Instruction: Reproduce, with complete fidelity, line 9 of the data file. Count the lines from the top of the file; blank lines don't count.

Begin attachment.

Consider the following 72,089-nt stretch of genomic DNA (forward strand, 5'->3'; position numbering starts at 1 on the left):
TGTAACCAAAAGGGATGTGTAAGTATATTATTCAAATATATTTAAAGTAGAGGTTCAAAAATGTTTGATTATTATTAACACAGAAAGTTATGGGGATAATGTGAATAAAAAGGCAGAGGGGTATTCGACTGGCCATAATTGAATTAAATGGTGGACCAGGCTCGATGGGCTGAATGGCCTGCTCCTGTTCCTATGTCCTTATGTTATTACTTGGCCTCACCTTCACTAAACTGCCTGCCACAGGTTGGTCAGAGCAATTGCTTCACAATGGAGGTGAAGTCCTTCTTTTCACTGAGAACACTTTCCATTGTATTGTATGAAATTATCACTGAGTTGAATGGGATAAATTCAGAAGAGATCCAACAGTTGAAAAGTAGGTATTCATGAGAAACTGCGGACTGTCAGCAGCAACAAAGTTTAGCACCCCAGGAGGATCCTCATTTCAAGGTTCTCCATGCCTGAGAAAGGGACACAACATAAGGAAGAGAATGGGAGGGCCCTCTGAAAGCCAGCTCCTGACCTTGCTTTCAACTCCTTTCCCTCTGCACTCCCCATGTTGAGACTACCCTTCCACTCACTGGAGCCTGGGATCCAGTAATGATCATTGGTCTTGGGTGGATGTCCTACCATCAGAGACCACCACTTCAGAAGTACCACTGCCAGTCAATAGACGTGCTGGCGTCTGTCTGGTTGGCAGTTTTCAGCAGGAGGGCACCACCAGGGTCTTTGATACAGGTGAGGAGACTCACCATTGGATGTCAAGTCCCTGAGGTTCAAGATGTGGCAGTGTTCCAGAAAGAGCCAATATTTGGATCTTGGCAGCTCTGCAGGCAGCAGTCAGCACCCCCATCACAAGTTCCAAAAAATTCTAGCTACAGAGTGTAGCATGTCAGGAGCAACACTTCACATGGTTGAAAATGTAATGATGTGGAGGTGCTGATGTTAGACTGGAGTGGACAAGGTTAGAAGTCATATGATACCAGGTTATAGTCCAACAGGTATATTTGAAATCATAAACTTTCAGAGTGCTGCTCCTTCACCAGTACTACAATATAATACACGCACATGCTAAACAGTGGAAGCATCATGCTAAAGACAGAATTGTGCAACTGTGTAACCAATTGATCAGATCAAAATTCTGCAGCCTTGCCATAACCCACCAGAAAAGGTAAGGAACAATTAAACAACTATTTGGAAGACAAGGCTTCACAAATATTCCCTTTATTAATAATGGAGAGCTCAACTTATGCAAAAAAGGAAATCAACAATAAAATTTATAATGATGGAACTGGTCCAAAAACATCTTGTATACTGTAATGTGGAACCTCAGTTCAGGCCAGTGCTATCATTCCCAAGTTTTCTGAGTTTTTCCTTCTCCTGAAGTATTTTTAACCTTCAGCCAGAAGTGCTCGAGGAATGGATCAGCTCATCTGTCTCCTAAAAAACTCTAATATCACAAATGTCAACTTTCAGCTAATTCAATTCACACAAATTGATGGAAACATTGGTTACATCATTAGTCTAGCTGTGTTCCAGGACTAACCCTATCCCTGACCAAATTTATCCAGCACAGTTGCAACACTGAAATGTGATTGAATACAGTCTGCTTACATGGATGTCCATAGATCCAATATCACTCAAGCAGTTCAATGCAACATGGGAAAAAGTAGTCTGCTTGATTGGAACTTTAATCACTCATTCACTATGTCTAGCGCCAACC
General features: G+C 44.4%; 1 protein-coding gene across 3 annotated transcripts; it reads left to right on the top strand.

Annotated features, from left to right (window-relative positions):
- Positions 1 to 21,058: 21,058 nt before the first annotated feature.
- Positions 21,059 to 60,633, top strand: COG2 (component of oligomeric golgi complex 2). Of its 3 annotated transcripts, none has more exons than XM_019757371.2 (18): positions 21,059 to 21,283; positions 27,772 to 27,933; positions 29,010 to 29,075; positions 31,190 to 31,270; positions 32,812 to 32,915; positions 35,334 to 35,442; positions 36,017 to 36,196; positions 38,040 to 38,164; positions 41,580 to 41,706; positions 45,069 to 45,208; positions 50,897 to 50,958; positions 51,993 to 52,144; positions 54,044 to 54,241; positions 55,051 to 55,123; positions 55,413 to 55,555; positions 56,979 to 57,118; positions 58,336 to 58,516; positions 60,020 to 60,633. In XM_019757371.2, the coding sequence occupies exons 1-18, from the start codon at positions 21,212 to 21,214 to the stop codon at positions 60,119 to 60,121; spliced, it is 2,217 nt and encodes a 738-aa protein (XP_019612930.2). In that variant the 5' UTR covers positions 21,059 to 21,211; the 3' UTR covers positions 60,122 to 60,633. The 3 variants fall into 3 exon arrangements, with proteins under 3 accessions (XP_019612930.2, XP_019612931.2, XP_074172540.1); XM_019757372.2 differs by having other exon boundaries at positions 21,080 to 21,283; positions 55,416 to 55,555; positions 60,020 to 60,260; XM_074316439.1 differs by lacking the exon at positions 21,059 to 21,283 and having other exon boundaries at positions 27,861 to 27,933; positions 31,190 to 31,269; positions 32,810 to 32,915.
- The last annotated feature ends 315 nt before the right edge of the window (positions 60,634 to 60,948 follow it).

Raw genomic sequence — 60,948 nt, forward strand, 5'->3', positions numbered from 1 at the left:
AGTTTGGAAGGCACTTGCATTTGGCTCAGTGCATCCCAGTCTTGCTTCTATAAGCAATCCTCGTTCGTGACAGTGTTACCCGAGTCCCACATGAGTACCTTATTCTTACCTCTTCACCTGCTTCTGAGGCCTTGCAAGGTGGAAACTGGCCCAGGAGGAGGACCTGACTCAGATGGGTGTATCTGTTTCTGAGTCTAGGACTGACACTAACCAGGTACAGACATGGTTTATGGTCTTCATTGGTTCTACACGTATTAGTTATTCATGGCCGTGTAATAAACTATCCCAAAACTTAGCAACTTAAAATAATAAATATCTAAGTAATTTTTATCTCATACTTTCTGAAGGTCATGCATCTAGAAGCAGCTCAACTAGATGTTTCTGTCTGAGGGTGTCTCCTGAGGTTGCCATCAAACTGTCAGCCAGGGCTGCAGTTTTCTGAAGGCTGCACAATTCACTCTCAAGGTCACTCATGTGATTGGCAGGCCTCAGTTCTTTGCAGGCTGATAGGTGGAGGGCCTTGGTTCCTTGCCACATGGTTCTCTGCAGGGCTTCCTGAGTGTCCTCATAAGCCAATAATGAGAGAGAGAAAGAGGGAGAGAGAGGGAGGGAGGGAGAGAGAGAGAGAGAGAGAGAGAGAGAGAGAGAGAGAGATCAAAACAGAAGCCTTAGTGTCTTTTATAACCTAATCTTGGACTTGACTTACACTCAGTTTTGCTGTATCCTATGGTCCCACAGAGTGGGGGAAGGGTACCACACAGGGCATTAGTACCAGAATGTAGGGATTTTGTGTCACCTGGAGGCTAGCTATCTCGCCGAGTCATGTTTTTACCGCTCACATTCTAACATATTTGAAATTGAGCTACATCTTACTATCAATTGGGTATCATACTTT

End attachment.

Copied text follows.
AGTTTGGAAGGCACTTGCATTTGGCTCAGTGCATCCCAGTCTTGCTTCTATAAGCAATCCTCGTTCGTGACAGTGTTACCCGAGTCCCACATGAGTACCTTATTCTTACCTCTTCACCTGCTTCTGAGGCCTTGCAAGGTGGAAACTGGCCCAGGAGGAGGACCTGACTCAGATGGGTGTATCTGTTTCTGAGTCTAGGACTGACACTAACCAGGTACAGACATGGTTTATGGTCTTCATTGGTTCTACACGTATTAGTTATTCATGGCCGTGTAATAAACTATCCCAAAACTTAGCAACTTAAAATAATAAATATCTAAGTAATTTTTATCTCATACTTTCTGAAGGTCATGCATCTAGAAGCAGCTCAACTAGATGTTTCTGTCTGAGGGTGTCTCCTGAGGTTGCCATCAAACTGTCAGCCAGGGCTGCAGTTTTCTGAAGGCTGCACAATTCACTCTCAAGGTCACTCATGTGATTGGCAGGCCTCAGTTCTTTGCAGGCTGATAGGTGGAGGGCCTTGGTTCCTTGCCACATGGTTCTCTGCAGGGCTTCCTGAGTGTCCTCATAAGCCAATAATGAGAGAGAGAAAGAGGGAGAGAGAGGGAGGGAGGGAGAGAGAGAGAGAGAGAGAGAGAGAGAGAGAGAGAGAGATCAAAACAGAAGCCTTAGTGTCTTTTATAACCTAATCTTGGACTTGACTTACACTCAGTTTTGCTGTATCCTATGGTCCCACAGAGTGGGGGAAGGGTACCACACAGGGCATTAGTACCAGAATGTAGGGATTTTGTGTCACCTGGAGGCTAGCTATCTCGCCGAGTCATGTTTTTACCGCTCACATTCTAACATATTTGAAATTGAGCTACATCTTACTATCAATTGGGTATCATACTTT